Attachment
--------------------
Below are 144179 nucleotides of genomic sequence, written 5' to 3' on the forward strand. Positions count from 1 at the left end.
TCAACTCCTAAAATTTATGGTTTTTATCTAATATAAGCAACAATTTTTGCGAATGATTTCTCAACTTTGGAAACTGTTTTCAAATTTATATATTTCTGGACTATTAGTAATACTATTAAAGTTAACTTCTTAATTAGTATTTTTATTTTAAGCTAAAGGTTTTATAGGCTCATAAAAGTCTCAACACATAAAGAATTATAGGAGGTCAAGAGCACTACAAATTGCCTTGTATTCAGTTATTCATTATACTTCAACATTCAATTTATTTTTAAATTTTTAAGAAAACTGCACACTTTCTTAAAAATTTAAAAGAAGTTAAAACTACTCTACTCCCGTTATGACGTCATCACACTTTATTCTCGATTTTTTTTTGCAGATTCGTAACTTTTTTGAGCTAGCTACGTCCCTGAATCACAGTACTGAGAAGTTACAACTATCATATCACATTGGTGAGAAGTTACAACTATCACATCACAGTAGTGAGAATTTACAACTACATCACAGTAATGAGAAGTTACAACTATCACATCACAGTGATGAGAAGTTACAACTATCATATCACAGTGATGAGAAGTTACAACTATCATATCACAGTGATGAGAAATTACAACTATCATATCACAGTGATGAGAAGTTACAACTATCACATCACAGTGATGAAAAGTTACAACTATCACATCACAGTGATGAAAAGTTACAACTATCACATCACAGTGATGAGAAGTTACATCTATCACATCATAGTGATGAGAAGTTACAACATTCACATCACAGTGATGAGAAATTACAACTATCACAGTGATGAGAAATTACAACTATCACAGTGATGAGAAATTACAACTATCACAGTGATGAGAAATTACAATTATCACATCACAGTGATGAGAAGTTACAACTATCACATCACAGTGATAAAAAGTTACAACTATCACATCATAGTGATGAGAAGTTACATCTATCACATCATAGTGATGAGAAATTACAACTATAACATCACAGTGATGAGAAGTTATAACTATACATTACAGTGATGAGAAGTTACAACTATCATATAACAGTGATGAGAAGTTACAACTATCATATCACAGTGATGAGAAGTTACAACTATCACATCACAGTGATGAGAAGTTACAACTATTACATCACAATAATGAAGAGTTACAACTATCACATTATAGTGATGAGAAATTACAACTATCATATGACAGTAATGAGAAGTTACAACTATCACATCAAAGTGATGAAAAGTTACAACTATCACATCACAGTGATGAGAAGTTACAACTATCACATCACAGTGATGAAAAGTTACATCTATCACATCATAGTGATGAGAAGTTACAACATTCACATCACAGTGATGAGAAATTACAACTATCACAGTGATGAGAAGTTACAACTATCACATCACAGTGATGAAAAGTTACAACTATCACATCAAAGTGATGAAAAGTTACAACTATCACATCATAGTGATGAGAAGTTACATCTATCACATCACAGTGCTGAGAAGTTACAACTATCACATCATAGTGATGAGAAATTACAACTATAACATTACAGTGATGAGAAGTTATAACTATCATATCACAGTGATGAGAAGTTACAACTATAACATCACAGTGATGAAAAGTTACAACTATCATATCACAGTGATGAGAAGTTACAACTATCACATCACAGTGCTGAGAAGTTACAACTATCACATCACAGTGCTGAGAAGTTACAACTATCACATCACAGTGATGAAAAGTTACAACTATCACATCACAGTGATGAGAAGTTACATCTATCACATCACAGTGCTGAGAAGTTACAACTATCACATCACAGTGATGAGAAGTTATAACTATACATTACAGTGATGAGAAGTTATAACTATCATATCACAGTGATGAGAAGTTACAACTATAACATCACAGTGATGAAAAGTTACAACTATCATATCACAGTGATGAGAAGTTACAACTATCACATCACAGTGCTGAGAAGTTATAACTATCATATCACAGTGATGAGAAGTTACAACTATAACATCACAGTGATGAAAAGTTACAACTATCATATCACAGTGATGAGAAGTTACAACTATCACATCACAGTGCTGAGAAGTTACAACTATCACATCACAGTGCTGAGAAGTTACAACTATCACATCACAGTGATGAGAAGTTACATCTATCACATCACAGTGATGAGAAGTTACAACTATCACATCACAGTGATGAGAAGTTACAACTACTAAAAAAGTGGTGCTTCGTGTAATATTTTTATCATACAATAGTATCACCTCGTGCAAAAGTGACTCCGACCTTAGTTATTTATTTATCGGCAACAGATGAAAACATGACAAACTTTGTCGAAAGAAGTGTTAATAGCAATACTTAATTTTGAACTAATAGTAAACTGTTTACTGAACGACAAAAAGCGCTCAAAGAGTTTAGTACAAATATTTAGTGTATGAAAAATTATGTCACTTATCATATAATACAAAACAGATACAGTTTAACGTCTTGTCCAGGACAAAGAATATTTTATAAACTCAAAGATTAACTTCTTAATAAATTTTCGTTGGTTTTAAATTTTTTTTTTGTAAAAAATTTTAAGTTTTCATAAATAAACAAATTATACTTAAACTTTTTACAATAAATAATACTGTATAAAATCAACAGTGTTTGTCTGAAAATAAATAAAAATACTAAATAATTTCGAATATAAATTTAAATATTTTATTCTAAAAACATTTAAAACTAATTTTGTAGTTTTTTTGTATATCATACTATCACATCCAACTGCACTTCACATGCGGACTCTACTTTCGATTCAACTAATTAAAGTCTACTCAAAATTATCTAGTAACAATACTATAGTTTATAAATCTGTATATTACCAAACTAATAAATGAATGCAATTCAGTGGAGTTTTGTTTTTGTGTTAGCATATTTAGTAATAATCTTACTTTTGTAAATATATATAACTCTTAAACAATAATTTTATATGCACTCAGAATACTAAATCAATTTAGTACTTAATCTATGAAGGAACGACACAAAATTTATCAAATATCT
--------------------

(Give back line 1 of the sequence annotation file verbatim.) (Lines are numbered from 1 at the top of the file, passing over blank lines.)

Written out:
Below are 144179 nucleotides of genomic sequence, written 5' to 3' on the forward strand. Positions count from 1 at the left end.